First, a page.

LOS ANGELES -- Movie premieres are just like they look on TV: Throngs of fans competing with photographers and reporters for stars' attention. Cameras flash as beefy bodyguards escort couture-clad celebrities into the maelstrom.
Police officers and security personnel manage to keep the clamor under control. It's a heady scene -- an exciting, usually safe event heralding the latest Hollywood film.
Until something goes wrong, as it did at the "Maleficent" premiere this week in Los Angeles: a man leaped over a barricade and accosted Brad Pitt on the red carpet.
Could it have been prevented? Disney officials are keeping mum, saying only that the incident was "unfortunate and inappropriate." But security experts say it's difficult to prevent such antics at public events where fan energy is part of the atmosphere.
"At a ball game or a hockey game, they search you up and down. Here, there's no search," said Paul Scauzillo, a retired lieutenant with the Los Angeles County Sheriff's Department who now works in private security for entertainment events. "Fans line up along a rope and there's no search at all."
Recently fired Ukrainian journalist Vitalii Sediuk was arrested after jumping a fan barricade at the El Capitan Theatre while Pitt was signing autographs, apparently knocking the star off his feet. Sediuk remained in jail Thursday in lieu of $20,000 bond as police investigated. His attorney, Anthony Willoughby, said the incident could lead to a probation violation for Sediuk, who was arrested after crashing the 2013 Grammy Awards.
Like the multifaceted studio contracts that require stars to attend premieres in the first place, there are equally complicated security plans to protect those stars at Hollywood events, said Jim Mulvihill, vice president of Security Industry Specialists, an international event protection firm. Uniformed and plain-clothes police officers, contracted security personnel and stars' own bodyguards are typically in the mix. Pitt had personal security with him when he was accosted Wednesday night.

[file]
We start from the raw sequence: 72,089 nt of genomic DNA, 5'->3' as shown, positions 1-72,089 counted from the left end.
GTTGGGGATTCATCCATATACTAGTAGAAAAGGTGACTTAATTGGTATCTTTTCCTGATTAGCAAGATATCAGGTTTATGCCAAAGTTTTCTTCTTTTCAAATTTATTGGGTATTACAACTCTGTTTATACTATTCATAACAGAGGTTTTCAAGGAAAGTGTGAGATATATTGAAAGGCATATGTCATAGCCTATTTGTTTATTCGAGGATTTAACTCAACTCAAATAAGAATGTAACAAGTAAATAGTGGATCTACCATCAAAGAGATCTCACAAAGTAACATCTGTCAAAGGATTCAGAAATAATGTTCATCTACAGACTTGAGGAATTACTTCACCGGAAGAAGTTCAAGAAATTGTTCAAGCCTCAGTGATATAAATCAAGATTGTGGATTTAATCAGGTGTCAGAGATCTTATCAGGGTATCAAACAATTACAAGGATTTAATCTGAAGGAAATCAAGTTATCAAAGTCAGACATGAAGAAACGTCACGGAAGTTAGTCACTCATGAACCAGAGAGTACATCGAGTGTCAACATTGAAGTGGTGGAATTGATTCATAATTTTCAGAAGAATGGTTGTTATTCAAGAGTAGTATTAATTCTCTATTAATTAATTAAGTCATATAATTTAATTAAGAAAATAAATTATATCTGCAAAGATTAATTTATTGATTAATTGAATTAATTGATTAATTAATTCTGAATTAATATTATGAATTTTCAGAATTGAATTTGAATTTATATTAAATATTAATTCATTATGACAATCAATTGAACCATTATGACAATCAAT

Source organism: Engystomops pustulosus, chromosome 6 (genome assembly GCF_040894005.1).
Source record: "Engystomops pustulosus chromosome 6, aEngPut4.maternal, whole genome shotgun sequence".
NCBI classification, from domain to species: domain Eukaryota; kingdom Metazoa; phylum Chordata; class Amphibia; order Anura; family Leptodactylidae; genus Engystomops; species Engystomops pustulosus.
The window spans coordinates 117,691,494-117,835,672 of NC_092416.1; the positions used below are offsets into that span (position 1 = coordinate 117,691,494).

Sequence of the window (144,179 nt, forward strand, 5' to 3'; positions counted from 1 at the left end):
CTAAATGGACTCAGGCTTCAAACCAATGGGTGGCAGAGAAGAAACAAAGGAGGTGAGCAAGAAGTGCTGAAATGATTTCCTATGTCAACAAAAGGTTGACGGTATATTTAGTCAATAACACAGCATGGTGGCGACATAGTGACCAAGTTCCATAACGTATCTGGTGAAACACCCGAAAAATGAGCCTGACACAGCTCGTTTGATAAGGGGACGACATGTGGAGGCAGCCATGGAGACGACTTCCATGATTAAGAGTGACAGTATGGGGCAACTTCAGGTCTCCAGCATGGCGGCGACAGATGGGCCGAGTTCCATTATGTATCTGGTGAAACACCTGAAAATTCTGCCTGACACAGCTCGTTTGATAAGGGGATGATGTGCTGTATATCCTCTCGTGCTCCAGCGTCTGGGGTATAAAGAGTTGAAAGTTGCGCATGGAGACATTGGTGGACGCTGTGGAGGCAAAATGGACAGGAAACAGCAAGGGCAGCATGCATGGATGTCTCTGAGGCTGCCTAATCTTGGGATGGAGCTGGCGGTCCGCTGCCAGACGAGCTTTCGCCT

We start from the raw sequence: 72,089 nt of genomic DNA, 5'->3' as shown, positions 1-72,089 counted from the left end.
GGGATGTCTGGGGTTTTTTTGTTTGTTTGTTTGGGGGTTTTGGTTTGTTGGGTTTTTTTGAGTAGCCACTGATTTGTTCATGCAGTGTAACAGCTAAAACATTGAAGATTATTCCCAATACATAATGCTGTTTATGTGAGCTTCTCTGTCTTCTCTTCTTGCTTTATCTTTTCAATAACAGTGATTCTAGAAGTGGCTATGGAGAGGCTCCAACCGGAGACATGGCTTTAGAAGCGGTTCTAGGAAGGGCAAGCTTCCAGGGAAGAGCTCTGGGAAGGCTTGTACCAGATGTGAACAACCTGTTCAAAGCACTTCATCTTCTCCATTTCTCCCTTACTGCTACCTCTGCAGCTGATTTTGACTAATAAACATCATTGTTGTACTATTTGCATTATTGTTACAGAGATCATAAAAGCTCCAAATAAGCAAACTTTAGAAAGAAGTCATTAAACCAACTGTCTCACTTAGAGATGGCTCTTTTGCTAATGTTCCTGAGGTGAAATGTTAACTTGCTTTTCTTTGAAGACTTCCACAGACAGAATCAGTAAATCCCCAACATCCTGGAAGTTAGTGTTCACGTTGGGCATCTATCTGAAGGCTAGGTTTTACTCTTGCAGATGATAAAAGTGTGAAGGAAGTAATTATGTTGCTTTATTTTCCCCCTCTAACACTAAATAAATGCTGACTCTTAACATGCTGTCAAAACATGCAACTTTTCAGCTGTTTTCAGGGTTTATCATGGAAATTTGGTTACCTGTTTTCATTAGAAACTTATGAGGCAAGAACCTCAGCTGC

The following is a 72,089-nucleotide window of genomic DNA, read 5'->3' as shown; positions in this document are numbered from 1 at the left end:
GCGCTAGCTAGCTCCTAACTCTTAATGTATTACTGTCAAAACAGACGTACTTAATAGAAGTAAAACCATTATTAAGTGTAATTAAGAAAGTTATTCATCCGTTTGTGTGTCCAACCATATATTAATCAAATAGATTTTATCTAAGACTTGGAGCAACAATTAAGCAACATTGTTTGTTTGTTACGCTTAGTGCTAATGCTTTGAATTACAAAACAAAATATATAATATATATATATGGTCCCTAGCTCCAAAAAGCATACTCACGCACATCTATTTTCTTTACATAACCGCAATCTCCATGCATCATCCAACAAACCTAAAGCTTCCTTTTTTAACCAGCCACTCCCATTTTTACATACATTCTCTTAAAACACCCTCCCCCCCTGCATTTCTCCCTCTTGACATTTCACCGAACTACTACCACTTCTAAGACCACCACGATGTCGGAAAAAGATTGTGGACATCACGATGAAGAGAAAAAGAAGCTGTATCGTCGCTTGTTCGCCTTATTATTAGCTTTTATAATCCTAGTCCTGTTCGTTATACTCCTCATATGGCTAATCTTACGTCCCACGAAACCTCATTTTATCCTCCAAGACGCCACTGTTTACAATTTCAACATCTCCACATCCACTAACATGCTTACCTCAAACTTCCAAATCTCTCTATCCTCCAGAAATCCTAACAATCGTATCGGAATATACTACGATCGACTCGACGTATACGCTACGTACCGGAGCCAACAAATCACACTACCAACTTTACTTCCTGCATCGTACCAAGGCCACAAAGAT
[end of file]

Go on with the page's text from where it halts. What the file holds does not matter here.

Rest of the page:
But where awards-show red carpets are locked down, with guests passing through metal detectors and security badges held by all press and fans present, movie premieres are more fluid. The "Maleficent" premiere was held on Hollywood Boulevard, where fans gathered behind a barricade to see the stars as they arrived.
The venue hosting the premiere generally contracts private security to supplement police presence, but there are no metal detectors or security badges. Any interested fan -- or potential detractor -- can join the throng.
Onsite security personnel at a movie premiere are there to assure compliance with city permits and keep the general population at bay, Mulvihill said: "They're not there or skilled or trained to do anything other than that."
Even though Los Angeles Police officers knew of Sediuk's history of celebrity antics, they couldn't stop him until he broke the law and trespassed onto the carpet. Messages left for the Los Angeles Police Department requesting comment for this story were not returned.
"There is no tool for private security or law enforcement to really do anything unless they find themselves in imminent danger," Mulvihill said.
Sediuk has gotten more aggressive with his stunts over the years, attempting to crawl under actress America Ferrera's dress at a Cannes Film Festival premiere a few weeks ago.
"He's one of these people that falls into the delusional area that needs some psychiatric care," said Mulvihill, who has prevented Sediuk's entrance at other high-profile events. "It's tied into the same thing with all the firearms stuff we have going on."
The proliferation of mass shootings in this country hasn't led to more security at Hollywood events, said Mulvihill, a former military and law-enforcement officer. Most fans who attend movie premieres do so because they love the celebrities involved: "99.99 percent of them aren't there to harm anyone."
But the attention Sediuk has gotten could inspire copycats, he said.
"We're going to see more of this, because people feel empowered by it," he said. "They watch it, they see it and they're so delusional, they want to feel that rush they think the other people are having."